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A moment of grace

by Dora

It had been a long six weeks. There had been hope and despair; moments of quiet peace and tears of heartbreak; memories recounted and relived, talks with social workers, chaplains and a myriad consulting physicians. There was a second opinion with the founding father of ECMO. And a mariachi band. But I’m getting ahead of myself.

Gary came into the hospital in September. No history of illness except a mild touch of asthma. A roly-poly twelve year old who excelled at school, was the stand-in older brother to his 4 year old niece, and a comfort to his mother, whose other son was paying his juvenile dues to society at a work camp. Gary had been transferred to our unit for respiratory failure. After spending time in two other hospitals, where his breathing became steadily worse, he came to us intubated, breathing with the help of a ventilator, and sedated. I was surprised to receive the call at home to see if I could come in to do ECMO (a therapy involving an artificial lung), since I knew that the attending that week was not a fan. But Gary was so sick that there was no question that he needed it.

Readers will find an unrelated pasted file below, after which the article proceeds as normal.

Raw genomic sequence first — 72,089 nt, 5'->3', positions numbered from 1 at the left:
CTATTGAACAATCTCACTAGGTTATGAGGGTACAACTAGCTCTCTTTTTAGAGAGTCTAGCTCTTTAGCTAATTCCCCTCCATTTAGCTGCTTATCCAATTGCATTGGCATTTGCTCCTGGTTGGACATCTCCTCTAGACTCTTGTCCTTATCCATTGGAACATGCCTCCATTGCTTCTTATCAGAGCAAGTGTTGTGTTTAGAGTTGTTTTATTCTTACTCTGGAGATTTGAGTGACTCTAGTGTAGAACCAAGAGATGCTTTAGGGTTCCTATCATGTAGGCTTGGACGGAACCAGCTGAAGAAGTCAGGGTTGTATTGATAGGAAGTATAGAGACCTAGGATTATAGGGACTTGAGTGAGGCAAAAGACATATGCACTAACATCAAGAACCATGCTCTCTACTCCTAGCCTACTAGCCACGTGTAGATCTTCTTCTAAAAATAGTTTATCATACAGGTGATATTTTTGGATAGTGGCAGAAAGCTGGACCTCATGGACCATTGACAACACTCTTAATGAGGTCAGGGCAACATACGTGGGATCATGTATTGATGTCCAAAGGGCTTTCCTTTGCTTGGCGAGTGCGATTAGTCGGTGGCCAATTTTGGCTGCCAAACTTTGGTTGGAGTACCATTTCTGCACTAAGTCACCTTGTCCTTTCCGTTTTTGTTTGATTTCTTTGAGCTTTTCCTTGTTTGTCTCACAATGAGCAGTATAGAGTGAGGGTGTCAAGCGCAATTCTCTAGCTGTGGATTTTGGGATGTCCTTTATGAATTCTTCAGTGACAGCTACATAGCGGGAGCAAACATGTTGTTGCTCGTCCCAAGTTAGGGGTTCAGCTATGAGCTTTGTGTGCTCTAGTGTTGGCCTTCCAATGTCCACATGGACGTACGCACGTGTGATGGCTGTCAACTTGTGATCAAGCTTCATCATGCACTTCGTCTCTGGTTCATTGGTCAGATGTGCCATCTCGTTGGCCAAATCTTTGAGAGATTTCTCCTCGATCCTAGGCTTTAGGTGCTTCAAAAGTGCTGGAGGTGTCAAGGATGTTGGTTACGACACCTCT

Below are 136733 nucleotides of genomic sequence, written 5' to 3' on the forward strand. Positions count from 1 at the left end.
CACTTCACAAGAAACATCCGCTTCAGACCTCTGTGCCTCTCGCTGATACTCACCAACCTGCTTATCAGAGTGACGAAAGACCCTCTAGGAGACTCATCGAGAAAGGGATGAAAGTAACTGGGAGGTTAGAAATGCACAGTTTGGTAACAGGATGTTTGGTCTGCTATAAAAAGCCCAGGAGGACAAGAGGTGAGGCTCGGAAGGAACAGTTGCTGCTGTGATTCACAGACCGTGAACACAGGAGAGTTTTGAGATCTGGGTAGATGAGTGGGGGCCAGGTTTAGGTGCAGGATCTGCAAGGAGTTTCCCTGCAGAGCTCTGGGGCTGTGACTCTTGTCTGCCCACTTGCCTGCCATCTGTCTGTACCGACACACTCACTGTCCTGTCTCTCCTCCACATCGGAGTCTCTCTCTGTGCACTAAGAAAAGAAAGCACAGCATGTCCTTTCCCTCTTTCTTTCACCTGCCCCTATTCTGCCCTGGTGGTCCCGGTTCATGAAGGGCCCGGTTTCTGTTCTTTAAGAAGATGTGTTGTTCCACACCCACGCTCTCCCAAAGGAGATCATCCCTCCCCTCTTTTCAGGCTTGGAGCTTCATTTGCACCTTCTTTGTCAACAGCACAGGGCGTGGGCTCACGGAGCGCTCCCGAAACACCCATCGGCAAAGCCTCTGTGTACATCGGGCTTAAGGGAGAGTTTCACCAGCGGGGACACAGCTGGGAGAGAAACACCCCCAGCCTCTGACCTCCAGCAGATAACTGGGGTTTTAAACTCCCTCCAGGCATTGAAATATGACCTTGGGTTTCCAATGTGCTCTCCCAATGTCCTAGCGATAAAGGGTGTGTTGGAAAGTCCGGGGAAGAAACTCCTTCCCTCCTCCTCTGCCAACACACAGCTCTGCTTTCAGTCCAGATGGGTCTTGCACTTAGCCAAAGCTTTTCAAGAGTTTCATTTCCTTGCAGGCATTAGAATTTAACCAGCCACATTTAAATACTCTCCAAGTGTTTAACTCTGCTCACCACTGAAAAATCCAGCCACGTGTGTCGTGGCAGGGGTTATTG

By the time I got to the hospital, Gary was all set up. The bed was raised as high as it could be, and he was resting on a special air mattress. There was a cannula from his neck draining dark colored blood into the ECMO tubing. It flowed through the machine until it got to the raceway, where it was forcibly pumped through the oxygenator. Then it was warmed and the crimson blood, bright because the carbon dioxide had been replaced with life giving oxygen, flowed back through a cannula in his groin. He was sedated, but lightly. As his sisters or mother stood at the head of his bed, he would nod or shake his head, a very little, to answer if he was uncomfortable.